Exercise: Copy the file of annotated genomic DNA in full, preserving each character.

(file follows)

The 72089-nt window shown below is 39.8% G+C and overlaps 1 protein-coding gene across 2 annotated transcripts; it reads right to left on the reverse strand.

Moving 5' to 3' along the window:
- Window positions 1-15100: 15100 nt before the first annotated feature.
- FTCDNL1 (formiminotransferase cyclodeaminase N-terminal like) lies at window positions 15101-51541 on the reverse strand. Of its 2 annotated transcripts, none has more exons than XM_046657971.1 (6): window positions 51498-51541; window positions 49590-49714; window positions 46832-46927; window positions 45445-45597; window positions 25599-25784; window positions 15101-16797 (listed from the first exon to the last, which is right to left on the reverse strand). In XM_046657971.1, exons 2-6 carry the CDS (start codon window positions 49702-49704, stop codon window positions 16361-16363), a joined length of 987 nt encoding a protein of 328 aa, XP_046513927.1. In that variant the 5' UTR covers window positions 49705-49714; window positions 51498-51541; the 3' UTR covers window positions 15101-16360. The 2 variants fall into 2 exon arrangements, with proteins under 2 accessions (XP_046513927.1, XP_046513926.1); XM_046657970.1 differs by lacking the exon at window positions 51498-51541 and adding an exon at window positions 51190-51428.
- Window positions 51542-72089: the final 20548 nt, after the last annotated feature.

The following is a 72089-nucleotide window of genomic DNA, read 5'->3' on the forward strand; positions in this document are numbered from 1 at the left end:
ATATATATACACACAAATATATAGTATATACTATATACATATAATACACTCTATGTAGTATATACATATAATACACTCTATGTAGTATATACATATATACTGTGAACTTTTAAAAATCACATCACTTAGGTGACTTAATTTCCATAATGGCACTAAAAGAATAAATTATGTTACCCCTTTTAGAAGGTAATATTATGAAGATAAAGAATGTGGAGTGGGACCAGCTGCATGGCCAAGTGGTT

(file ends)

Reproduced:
The 72089-nt window shown below is 39.8% G+C and overlaps 1 protein-coding gene across 2 annotated transcripts; it reads right to left on the reverse strand.

Moving 5' to 3' along the window:
- Window positions 1-15100: 15100 nt before the first annotated feature.
- FTCDNL1 (formiminotransferase cyclodeaminase N-terminal like) lies at window positions 15101-51541 on the reverse strand. Of its 2 annotated transcripts, none has more exons than XM_046657971.1 (6): window positions 51498-51541; window positions 49590-49714; window positions 46832-46927; window positions 45445-45597; window positions 25599-25784; window positions 15101-16797 (listed from the first exon to the last, which is right to left on the reverse strand). In XM_046657971.1, exons 2-6 carry the CDS (start codon window positions 49702-49704, stop codon window positions 16361-16363), a joined length of 987 nt encoding a protein of 328 aa, XP_046513927.1. In that variant the 5' UTR covers window positions 49705-49714; window positions 51498-51541; the 3' UTR covers window positions 15101-16360. The 2 variants fall into 2 exon arrangements, with proteins under 2 accessions (XP_046513927.1, XP_046513926.1); XM_046657970.1 differs by lacking the exon at window positions 51498-51541 and adding an exon at window positions 51190-51428.
- Window positions 51542-72089: the final 20548 nt, after the last annotated feature.

The following is a 72089-nucleotide window of genomic DNA, read 5'->3' on the forward strand; positions in this document are numbered from 1 at the left end:
ATATATATACACACAAATATATAGTATATACTATATACATATAATACACTCTATGTAGTATATACATATAATACACTCTATGTAGTATATACATATATACTGTGAACTTTTAAAAATCACATCACTTAGGTGACTTAATTTCCATAATGGCACTAAAAGAATAAATTATGTTACCCCTTTTAGAAGGTAATATTATGAAGATAAAGAATGTGGAGTGGGACCAGCTGCATGGCCAAGTGGTT